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I would like to know the best practices for handling the following situation:


Suppose the project you are working on is split in to two sub-projects; the game engine library, and the editor GUI.

You have the method bool Method( const MethodParams &params ) that will be called during game-level initialization; it is a method that belongs to the game engine library. The parameters of this method, passed as a reference to the structure MethodParams, can be decided via the editor in the level design phase. The MethodParams structure is as follows:

enum Enum1
{
    E1_VAL1,
    E1_VAL2,
};

enum Enum2
{
    E2_VAL1,
    E2_VAL2,
    E2_VAL3,
};

struct MethodParams
{
    float   value;
    Enum1   e1;
    Enum2   e2;
    // some other members
}

The editor should present a dialog that will allow the user to set the values in the MethodParams structure. The editor needs to present a text box for value, and let the user set the fields e1 and e2 using a combo box, for example. Every enum option should be mapped to a string, so the user can make an informed selection (normally, the names used in the enum would be more meaningful). One could even want to map every enum to a more informative string (so, for example, E1_VAL1 could map to "Image union algorithm", and E1_VAL2 could map to "Image intersection algorithm").


The editor will include all the relevant game engine library files (.h, etc.), but this mapping is not automatic, and I am confused by how to handle it in a way that where code change will be minimal, if I add further enum options in the future.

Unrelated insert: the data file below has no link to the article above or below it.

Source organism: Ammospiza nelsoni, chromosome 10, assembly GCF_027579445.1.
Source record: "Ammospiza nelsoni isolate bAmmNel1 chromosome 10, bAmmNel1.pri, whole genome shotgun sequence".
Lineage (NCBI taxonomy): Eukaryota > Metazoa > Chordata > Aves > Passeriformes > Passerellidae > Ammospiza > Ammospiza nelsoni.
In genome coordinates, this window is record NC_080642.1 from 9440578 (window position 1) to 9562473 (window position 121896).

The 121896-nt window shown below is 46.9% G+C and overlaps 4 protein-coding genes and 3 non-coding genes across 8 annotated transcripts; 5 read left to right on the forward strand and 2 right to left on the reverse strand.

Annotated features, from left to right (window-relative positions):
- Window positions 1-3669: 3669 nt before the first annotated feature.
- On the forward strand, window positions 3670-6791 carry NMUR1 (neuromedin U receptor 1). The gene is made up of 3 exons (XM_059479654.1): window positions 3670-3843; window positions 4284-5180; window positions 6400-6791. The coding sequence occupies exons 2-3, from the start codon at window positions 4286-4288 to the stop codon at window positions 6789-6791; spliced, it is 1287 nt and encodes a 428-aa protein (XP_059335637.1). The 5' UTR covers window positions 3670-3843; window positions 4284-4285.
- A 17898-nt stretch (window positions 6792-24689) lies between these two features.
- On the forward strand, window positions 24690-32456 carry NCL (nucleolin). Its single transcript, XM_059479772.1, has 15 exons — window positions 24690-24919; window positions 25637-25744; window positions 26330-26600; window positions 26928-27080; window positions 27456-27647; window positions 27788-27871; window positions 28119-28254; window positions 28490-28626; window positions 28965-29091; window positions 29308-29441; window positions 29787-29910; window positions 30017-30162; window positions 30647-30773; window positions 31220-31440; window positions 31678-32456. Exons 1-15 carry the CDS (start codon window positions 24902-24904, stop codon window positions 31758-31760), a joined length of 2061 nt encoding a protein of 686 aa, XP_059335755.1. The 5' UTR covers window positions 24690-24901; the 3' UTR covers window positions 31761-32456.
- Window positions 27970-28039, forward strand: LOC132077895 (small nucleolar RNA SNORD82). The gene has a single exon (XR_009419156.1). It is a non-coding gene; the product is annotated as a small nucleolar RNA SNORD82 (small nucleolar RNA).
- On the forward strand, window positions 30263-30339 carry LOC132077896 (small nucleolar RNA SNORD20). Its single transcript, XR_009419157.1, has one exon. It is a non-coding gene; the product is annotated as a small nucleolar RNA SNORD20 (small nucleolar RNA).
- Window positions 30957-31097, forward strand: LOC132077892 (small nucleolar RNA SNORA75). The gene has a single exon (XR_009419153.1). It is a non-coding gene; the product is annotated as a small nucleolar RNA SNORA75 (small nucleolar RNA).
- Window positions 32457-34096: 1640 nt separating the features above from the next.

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2 Answers 2

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The absolute easiest way to map this is to use an std::map. That's what it's for.

std::map<Enum1, std::string> map_enum1;

map_enum1.insert<std::pair<Enum1, std::string>>(E1_VAL1, "Image union algorithm");
map_enum1.insert<std::pair<Enum1, std::string>>(E1_VAL2, "Image intersection algorithm");

This has several advantages:

  • Uses tried-and-tested tools.
  • No hacky precompiler trickery to map the values at compile-time.
  • Able to change values at run-time.
  • Easy to translate to other languages.

Adding new enums will continue to be difficult though, because it requires a recompile. However, if you step down from enums to simple int's, you can always add new values without requiring recompilation.

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If you just need to map enumerations to strings, you can use the following question on SO: How to easily map c++ enums to strings.

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